Frequently Asked Questions

Question

Q

How should parents tell their children about divorce?

Answer(s)

A

Approximately 40 to 45 percent of all children in the United States will experience the marital disruption or divorce of their parents, according to Census Bureau statistics. Studies of children whose parents recently divorced showed wide variation on how they were impacted by the divorce. Most studies indicate, however, that divorce is difficult on children, no matter what their age. Many of those surveyed indicated they were completely unprepared for their parents' separation. To help alleviate some of the stress and fears children experience during this time, consider these ideas.

• Most importantly, be sure that as parents, you have tried professional assistance in repairing the marriage before calling it quits. Divorce will likely not be easy on anyone and if the marriage is repairable, quality, professional counseling can help. Recent research indicates that parents with dysfunctional marriages who received professional help and stayed together were happier years down the road than those who got a divorce. Some marriages are not repairable, but many are.

• If the marriage is not repairable and the decision to separate is inevitable, parents should meet together with the children and tell them of their plans to separate. This should be done in advance of the separation in a calm setting. Explain why the breakup is happening and what has been explored to prevent it. It is important at this time that children have a chance to discuss what this means to them.

• Reassure children that they are not responsible for the breakup, but that whatever they do or say is not likely to restore the relationship. Thank them for their concern. Apologize for hurting them and causing the disruption in their lives.

• Discuss the changes that will likely come into their lives, and how everyone in the family should be kind and may even have to be brave in facing these changes together. Reassure children that they are still loved by both parents and give them permission to love both parents. Assure children that both parents will still be available to them. Discuss all the possibilities available to them as far as living with one or the other parent.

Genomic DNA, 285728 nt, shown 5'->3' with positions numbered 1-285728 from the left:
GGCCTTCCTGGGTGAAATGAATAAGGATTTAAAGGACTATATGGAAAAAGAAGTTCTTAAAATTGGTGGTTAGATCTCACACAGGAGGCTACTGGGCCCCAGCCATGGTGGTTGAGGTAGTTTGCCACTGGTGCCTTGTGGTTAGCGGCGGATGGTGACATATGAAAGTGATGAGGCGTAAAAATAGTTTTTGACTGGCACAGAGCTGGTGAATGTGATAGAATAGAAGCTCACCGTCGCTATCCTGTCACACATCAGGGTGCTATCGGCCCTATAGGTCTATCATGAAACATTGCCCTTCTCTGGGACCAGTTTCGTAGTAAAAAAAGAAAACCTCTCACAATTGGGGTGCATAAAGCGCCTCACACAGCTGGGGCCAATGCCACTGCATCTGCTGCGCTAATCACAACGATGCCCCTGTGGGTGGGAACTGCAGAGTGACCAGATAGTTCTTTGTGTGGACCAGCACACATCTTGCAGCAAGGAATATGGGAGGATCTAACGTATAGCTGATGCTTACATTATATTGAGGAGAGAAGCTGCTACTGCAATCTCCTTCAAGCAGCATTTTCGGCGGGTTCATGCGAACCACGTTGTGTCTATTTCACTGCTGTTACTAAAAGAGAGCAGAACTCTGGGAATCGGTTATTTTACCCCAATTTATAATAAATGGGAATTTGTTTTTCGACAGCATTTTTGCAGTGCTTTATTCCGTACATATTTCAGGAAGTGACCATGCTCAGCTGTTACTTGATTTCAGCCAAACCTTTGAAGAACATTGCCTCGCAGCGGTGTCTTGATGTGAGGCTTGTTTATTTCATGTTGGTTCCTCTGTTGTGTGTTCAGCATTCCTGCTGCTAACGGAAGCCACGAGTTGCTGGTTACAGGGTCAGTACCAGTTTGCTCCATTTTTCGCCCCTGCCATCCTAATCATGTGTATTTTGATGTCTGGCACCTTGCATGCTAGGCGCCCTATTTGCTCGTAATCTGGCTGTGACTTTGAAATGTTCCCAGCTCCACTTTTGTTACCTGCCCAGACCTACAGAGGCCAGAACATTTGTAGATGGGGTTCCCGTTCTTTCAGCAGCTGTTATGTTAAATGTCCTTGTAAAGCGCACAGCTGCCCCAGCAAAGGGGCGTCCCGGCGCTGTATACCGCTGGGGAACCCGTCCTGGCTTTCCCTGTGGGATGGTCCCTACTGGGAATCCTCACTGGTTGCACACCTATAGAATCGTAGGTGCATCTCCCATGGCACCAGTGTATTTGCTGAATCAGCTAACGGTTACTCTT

• After the separation, it is important not to put children in the middle while handling differences. Do not quiz them on the whereabouts or behavior of the other parent. It is not fair to have children report on the activities of the other parent. Refrain from making derogatory comments about their other parent.

• After the separation occurs, both parents should regularly spend time with the children. It is also important that both parents allow children to ask questions and discuss their feelings regarding the divorce as often as they need to.

• The more amiable the divorce is and the events leading to it, the easier it is on children. Conflict between the parents is likely one of the most destructive elements of a divorce.

• It is usually best if neither parent rushes into another relationship. It is often difficult for children to accept another person into their circle of family relationships--especially soon after a divorce.

• Finally, it is important to note that there seems to be little relationship between how children react at the time of the divorce and how they will fare later in life.

Posted on 21 Aug 2003

Glen Jenson
Family and Human Development Specialist

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